Miso is a magical ingredient and one we always have on hand. It’s versatile, provides incredible umami flavor, and is rich in probiotics. So we wanted to share more about it, including its origins, how it’s made, the different types, health benefits, and how to use it (including recipes!).
It’s believed that miso originated in China and was introduced in Japan more than 1,300 years ago by Buddhist priests. It was made with fermented mixtures of salt, grains, and soybeans and used as a way to preserve food during warmer months.
It has since become a staple in Japanese cuisine and is made with a variety of ingredients including rice in the north, sweet white miso near the once-capital of Kyoto, soy in the central Aichi prefecture, and barley in the south (source). Fun fact? In Japan, there are over 1,500 miso factories (source).
In the US, miso can be found in the refrigerated section of most grocery stores and Asian markets.
How Miso is Made
Before we explain how miso is made, it’s important to know it has three components: soybeans, salt, and koji. You’re probably familiar with the first two, but what’s koji?
Koji is made from a type of beneficial fungus called Aspergillus oryzae that grows by breaking down the starch in rice, barley, or soybeans. Most commonly, rice is used.
The koji is then mixed with boiled, mashed, cooled soybeans, plus salt and warm water. It’s stirred until it resembles a soft dough. And then it’s covered, sealed, and allowed to ferment in a cool, dark place. Once fermented, miso will keep for up to several years.
Types of Miso
There are different types of miso available and products vary in flavor by brand. This is due to differences in the ratio of soybeans, salt, and koji as well as how long the mixture is fermented.
Based on our research and personal experience, here’s what we’ve found in terms of how they vary:
- Shiro (white) miso – sweetest, mild-tasting, and usually less salty
- Aka (red) miso – stronger flavor and usually more salty
- Mugi (yellow) miso – earthy, mild-tasting, fermented with barley
- Chickpea miso – to our knowledge, this is not a traditional preparation of miso but is a soy-free alternative. The flavor resembles shiro (white) miso.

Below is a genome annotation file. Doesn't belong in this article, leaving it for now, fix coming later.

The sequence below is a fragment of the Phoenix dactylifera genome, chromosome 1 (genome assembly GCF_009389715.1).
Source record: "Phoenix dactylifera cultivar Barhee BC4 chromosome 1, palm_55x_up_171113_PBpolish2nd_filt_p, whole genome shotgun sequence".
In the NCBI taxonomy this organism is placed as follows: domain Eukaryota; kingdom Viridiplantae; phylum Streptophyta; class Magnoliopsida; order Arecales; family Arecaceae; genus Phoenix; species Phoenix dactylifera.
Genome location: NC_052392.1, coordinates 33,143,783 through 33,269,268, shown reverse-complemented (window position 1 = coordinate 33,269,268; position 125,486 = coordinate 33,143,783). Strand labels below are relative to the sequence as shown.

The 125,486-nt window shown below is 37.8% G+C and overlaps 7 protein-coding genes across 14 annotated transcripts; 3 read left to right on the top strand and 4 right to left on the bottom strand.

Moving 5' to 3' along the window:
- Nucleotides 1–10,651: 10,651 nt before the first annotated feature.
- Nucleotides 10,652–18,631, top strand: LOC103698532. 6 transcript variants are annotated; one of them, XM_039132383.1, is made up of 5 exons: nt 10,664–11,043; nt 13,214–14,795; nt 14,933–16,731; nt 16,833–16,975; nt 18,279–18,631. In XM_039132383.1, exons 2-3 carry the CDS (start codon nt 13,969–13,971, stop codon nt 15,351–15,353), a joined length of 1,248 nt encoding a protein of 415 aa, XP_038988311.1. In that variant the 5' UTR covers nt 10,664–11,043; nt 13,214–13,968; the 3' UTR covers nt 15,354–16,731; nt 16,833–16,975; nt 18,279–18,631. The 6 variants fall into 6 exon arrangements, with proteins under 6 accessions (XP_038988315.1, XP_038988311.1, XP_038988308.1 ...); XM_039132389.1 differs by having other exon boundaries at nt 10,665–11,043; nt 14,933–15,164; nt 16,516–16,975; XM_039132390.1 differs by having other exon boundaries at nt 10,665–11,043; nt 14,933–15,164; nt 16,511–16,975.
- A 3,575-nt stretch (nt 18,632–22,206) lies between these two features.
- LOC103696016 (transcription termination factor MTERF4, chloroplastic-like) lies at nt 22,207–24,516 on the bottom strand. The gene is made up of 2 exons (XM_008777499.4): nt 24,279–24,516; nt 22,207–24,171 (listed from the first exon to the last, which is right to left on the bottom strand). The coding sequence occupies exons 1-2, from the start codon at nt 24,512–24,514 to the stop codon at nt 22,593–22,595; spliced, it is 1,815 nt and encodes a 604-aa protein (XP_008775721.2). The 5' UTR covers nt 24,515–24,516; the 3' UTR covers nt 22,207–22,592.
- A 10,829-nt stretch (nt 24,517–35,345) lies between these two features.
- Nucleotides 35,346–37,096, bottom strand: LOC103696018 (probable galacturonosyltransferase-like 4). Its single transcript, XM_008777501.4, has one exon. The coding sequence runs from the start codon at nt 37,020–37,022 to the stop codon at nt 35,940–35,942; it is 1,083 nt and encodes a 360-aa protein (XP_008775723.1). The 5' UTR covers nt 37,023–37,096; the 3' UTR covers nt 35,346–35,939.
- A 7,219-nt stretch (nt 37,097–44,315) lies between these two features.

Our favorite brand/type is Miso Master Chickpea Miso because it’s mild, perfectly salty, and umami. Our second favorite is Shirakiku White Miso, which is slightly more bitter but has nice umami flavor. We didn’t prefer the more bitter taste of Miso Master Red Miso or the acidic taste of Miso Master White Miso.
Health Benefits of Miso
Miso is rich in minerals like zinc, copper, phosphorous, and manganese, as well as vitamin B2, vitamin K, choline, and omega 3s. Soy miso also contains phytonutrient antioxidants (source).
As a fermented food, the Aspergillus oryzae in miso aids digestion by helping break down food into smaller molecules. Consider it your digestion sidekick. Some products also contain other friendly bacteria, such as Lactobacillus or Bacillus subtilis that may further support digestive health (source).
Research also suggests that daily miso consumption may contribute to a lower risk of stomach cancer and heart disease.
How To Use Miso
Miso is delicious added to soup, ramen, sauces, marinades, or any time you want to add salty-umami flavor. It goes well in many Asian-inspired dishes.
How Long Does Miso Last Once Opened?
Opened miso is best stored in the refrigerator, where it should keep for anywhere from 3-6 months (sometimes much longer). You’ll know it’s gone bad when the smell, color, or taste is off or unusual, or there is visible mold. Because it is “alive” with enzymes and probiotics, it’s always best to use it as close to opening as possible for best flavor and health benefits.
Can You Freeze Miso?
Yes, you can freeze miso, but we don’t find it necessary since it keeps for such a long time in the refrigerator (at least 3-6 months, sometimes more). However, if your miso is nearing its expiration date or you know you won’t be able to use it in time, simply scoop it into an ice cube tray for easy-to-use, pre-portioned amounts, cover, and freeze. It likely won’t get entirely firm and will retain some malleability. Then store in an airtight container to ensure freshness. It will keep its flavor and most of its probiotic integrity for up to 3 months.
If you give any of these recipes a try, let us know! Leave a comment, or take a picture and tag it #minimalistbaker on Instagram.
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